2019 WINNERS Sustainability – Farafena Export – Organika Health Products Innovation – Smart Sweets Leadership – Craig Ogilvie, ConAgra Brands Canada Rising Star - Dionne Laslo-Baker, DeeBee’s Organics People First – EWOS Hall of Fame – 7 Seas Seafood Member of the Year, Processor – Quesava Member of the Year, Associate – FASKEN PRODUCT OF THE YEAR Gold: Lita's Mexican Foods, Tinga Taco Meal Kit Silver: Moonshine Mama's Kitchen Ltd., Tumeric Elixir Bronze: FATSO Peanut Butter, Crunchy Salted Caramel Most Innovative: 52° North, Natural Birch Water

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Story by Leslie Javorski

It is hard to find a no-additive, 100% vegan meal kit; but one that is authentically Mexican flavoured? Almost impossible. Jackie Thomas of Lita’s Mexican Foods has made it her focus – and with great results. Her Tinga Taco Meal Kit took first place as the 2019 BC Food & Beverage Product of the Year. Congratulations!


There is a simple reason she won, it’s a great product. Tinga is traditionally made with shredded chicken or pork, but not Lita’s. Their Tinga is made with enoki mushrooms and jackfruit while flavoured with the same ancho and chipotle chili adobo sauce. Amazingly, their adobo originates from a family recipe, which is over 100 years old – and by anyone’s standards, it is delicious. Their Tinga Taco Kit comes with 6 organic uncooked flour tortillas and the fully cooked, authentically seasoned Tinga filling. You toss the tortillas on a hot dry pan for 30 seconds on each side while the taco filling heats up. Then, fill the tortillas and eat. That’s it. A healthy dinner for two; 6 tacos that really are ready in 6 minutes.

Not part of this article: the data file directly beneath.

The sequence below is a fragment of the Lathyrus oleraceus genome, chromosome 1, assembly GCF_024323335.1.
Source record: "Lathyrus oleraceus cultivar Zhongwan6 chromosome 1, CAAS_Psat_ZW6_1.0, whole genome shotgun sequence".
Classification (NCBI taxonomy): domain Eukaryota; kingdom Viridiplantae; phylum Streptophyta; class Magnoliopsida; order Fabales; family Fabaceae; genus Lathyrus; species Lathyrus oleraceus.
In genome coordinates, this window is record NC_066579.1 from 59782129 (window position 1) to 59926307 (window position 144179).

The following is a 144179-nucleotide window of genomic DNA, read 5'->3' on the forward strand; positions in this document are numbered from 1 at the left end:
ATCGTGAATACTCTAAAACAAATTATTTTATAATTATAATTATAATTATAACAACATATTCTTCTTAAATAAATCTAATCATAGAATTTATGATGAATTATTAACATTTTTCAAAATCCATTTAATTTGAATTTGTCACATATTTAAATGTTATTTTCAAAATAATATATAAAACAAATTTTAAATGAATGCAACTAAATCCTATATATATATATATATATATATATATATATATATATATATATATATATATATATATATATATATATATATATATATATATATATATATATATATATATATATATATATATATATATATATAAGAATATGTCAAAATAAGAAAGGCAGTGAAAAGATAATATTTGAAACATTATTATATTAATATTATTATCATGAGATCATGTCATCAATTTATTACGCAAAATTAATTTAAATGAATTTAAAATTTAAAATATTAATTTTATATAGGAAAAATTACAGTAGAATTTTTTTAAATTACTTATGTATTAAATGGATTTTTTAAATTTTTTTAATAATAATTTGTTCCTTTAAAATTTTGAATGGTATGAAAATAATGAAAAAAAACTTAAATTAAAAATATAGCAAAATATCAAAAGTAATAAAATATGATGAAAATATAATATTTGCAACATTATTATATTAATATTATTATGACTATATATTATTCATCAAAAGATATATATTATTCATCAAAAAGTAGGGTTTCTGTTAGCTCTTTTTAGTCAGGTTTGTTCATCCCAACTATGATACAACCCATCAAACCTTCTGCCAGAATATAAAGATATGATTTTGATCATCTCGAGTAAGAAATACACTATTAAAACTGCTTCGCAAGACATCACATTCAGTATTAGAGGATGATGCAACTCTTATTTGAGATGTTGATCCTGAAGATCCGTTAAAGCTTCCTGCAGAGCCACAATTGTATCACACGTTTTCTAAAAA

It’s one thing to get food to taste authentically Mexican with the right spices, but selling to grocery stores was a new challenge. So, Jackie reached out to experts for guidance, like Good To Grow, which provides coaching for business growth and strategy, headed by Andrea Gray-Grant. Jackie hired a photographer and graphic designer for her packaging and used Ideon packaging for printing. Her taco meal kits say “grocery”. Jackie is proud to have everything as she wants, inside and outside the box. If you are wondering about the name, Lita’s is a shortened version of the word Abuelita, a diminutive Spanish word for grandmother. Jackie and Argelio’s youngest daughter could not say the whole thing, so Lita it became. Naming the company Lita came naturally, as it pays homage to Jackie and Argelio’s grandmothers and mothers from Mexico and New Brunswick, who taught them about good food and hard work. And work hard they do. They have 5 SKU’s thus far with more vegan, traditionally based Mexican foods in development; and as always, they are driven by Jackie’s desire to fill us up with authentic Mexican flavours.